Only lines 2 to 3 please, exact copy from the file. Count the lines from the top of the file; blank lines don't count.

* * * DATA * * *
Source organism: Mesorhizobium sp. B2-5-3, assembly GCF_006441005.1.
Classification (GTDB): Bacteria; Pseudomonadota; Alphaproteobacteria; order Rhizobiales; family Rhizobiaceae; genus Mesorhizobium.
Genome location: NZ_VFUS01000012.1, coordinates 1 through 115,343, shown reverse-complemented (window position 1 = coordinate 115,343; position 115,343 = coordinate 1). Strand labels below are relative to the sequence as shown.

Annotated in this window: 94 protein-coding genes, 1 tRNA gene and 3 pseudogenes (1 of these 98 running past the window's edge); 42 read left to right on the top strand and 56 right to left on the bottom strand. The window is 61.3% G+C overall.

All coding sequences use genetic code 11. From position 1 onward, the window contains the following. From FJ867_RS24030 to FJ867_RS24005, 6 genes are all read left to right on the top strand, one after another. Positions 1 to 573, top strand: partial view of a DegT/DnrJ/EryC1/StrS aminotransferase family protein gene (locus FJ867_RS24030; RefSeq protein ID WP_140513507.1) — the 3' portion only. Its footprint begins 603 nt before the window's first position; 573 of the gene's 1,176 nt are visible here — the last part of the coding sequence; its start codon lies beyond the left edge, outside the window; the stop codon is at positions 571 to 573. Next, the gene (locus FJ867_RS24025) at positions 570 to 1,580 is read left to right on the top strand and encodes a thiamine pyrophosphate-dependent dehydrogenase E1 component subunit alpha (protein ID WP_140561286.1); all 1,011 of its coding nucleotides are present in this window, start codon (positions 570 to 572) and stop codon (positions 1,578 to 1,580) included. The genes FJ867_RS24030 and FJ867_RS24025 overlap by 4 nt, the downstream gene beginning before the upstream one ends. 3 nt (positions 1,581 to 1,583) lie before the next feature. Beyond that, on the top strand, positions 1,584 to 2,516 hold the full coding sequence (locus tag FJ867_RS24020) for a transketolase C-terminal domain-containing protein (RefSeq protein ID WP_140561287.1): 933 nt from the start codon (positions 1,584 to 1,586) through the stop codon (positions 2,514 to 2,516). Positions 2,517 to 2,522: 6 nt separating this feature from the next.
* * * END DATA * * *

Classification (GTDB): Bacteria; Pseudomonadota; Alphaproteobacteria; order Rhizobiales; family Rhizobiaceae; genus Mesorhizobium.
Genome location: NZ_VFUS01000012.1, coordinates 1 through 115,343, shown reverse-complemented (window position 1 = coordinate 115,343; position 115,343 = coordinate 1). Strand labels below are relative to the sequence as shown.